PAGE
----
Plots, tricks and characters from literary and oral traditions were often stolen and put into different scenarios. Since originality was not the most important attribute for an artist to steal from other authors or groups was not looked upon as something particularly bad. Copyright was not invented yet. It could even be seen as an achievement to, in a refined way, steal and incorporate something already written or played.
It is not relevant for us here today to know how much was improvised to understand how to play Commedia dell’Arte today. We must find our own way in to the work or to quote Tim Fitzpatrik “actors – trained for their task – playing with a limited preparation”.

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2014 – Sexfiaskon och en stol (sex/six-failures and a chair)


This was a fall production from the second year students at Kulturama’s physical theatre program in the fall of 2014. The show played in Stockholm with three shows.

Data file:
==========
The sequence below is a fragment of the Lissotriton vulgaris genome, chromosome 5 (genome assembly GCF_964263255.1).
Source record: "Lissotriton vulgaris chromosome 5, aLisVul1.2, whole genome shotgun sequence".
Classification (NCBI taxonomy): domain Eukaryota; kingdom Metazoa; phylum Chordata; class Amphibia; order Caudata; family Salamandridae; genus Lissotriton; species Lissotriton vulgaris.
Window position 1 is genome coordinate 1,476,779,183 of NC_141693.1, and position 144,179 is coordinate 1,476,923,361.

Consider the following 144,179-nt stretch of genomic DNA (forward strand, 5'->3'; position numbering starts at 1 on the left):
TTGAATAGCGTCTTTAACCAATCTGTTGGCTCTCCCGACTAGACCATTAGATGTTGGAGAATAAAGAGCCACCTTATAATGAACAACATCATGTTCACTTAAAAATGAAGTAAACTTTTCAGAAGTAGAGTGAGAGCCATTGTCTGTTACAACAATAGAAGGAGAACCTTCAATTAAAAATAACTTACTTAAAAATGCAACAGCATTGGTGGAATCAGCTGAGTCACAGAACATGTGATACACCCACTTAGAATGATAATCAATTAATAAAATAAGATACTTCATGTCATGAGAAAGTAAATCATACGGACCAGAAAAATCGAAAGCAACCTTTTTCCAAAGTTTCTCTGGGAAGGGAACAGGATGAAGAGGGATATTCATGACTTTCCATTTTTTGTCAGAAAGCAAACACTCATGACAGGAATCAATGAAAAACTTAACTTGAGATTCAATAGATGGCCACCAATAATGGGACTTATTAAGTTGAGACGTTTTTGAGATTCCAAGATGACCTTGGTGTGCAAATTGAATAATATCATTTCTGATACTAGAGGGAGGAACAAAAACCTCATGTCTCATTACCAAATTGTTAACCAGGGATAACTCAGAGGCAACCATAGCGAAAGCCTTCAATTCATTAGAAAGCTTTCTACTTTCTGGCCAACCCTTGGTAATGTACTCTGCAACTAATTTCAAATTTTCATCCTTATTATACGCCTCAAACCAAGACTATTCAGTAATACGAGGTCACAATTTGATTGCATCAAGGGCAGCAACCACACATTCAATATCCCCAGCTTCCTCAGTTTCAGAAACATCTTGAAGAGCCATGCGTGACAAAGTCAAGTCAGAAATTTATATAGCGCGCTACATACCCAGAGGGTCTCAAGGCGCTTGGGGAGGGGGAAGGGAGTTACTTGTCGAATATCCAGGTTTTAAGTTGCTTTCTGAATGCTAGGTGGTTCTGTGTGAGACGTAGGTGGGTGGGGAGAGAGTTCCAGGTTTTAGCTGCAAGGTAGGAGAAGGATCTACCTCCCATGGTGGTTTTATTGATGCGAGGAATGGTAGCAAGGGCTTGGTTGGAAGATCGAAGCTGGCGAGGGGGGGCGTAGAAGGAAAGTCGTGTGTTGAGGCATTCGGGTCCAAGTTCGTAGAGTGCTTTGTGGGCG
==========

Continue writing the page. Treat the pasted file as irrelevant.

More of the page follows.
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Sexfiaskon och en stol (Sex/six-failures and a chair)


Text and directing – Micke Klingvall

Zanni – Yosefin Bouhler
Pantalone – Per Mollan
Flavio – Mårten Gunnarsson
Flavia – Malin Andersson
Capitano – Axel Boberg
Signora – Manuela Bjelke

Click here to see a trailer of Sexfiaskon och en Stol.

This was a fall show for the second year class of physical theatre 2014/15 at Kulturama in Stockholm. It opened at Kulturama in Stockholm 16/12-2014 and played three shows.


The show is a classic Commedia dell’Arte, with of lots of play, lots of audience participation and some acrobatics. It was the first production for the students. We focused much on finding the play with the masks and the Commedia dell’Arte attitude.
The plot is based on the Signora who seeks seduce Flavio just as Flavia enters and misunderstands the situation. Then Capitano enters also wanting Signora, but gets caught by Pantalone who is looking for Signora who has been buying to much clothes. And so on…


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Commercialism in Commedia dell’Arte (Part 2)